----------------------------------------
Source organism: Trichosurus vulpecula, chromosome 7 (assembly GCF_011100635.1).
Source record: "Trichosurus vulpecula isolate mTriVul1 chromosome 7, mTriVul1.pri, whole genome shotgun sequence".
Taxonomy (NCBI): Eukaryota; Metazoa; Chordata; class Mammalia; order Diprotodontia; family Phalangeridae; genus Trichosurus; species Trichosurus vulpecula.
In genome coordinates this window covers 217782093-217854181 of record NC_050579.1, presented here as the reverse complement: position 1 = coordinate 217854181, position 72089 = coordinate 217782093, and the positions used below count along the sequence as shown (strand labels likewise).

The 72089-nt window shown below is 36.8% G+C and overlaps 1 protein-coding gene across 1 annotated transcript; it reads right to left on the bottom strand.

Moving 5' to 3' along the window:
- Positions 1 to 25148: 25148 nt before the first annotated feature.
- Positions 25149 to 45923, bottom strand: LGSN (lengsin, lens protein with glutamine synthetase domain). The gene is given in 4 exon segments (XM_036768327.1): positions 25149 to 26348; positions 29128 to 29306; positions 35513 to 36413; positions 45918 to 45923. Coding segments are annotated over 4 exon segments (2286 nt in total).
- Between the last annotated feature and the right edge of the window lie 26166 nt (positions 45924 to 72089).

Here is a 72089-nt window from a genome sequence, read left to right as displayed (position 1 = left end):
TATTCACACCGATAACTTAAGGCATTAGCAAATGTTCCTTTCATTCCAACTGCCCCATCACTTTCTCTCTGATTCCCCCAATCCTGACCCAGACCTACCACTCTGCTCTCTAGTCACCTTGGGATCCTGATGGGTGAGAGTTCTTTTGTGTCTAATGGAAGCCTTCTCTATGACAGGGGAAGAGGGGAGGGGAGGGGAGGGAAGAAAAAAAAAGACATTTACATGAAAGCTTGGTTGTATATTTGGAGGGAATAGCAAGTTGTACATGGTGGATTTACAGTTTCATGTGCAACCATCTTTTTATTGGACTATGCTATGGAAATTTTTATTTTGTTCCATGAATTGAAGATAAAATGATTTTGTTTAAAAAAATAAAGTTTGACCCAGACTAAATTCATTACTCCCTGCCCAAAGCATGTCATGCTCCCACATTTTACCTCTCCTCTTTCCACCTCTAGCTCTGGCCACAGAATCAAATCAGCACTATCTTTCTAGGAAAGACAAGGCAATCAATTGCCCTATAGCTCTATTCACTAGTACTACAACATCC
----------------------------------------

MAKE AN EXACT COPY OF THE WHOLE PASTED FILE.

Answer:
Source organism: Trichosurus vulpecula, chromosome 7 (assembly GCF_011100635.1).
Source record: "Trichosurus vulpecula isolate mTriVul1 chromosome 7, mTriVul1.pri, whole genome shotgun sequence".
Taxonomy (NCBI): Eukaryota; Metazoa; Chordata; class Mammalia; order Diprotodontia; family Phalangeridae; genus Trichosurus; species Trichosurus vulpecula.
In genome coordinates this window covers 217782093-217854181 of record NC_050579.1, presented here as the reverse complement: position 1 = coordinate 217854181, position 72089 = coordinate 217782093, and the positions used below count along the sequence as shown (strand labels likewise).

The 72089-nt window shown below is 36.8% G+C and overlaps 1 protein-coding gene across 1 annotated transcript; it reads right to left on the bottom strand.

Moving 5' to 3' along the window:
- Positions 1 to 25148: 25148 nt before the first annotated feature.
- Positions 25149 to 45923, bottom strand: LGSN (lengsin, lens protein with glutamine synthetase domain). The gene is given in 4 exon segments (XM_036768327.1): positions 25149 to 26348; positions 29128 to 29306; positions 35513 to 36413; positions 45918 to 45923. Coding segments are annotated over 4 exon segments (2286 nt in total).
- Between the last annotated feature and the right edge of the window lie 26166 nt (positions 45924 to 72089).

Here is a 72089-nt window from a genome sequence, read left to right as displayed (position 1 = left end):
TATTCACACCGATAACTTAAGGCATTAGCAAATGTTCCTTTCATTCCAACTGCCCCATCACTTTCTCTCTGATTCCCCCAATCCTGACCCAGACCTACCACTCTGCTCTCTAGTCACCTTGGGATCCTGATGGGTGAGAGTTCTTTTGTGTCTAATGGAAGCCTTCTCTATGACAGGGGAAGAGGGGAGGGGAGGGGAGGGAAGAAAAAAAAAGACATTTACATGAAAGCTTGGTTGTATATTTGGAGGGAATAGCAAGTTGTACATGGTGGATTTACAGTTTCATGTGCAACCATCTTTTTATTGGACTATGCTATGGAAATTTTTATTTTGTTCCATGAATTGAAGATAAAATGATTTTGTTTAAAAAAATAAAGTTTGACCCAGACTAAATTCATTACTCCCTGCCCAAAGCATGTCATGCTCCCACATTTTACCTCTCCTCTTTCCACCTCTAGCTCTGGCCACAGAATCAAATCAGCACTATCTTTCTAGGAAAGACAAGGCAATCAATTGCCCTATAGCTCTATTCACTAGTACTACAACATCC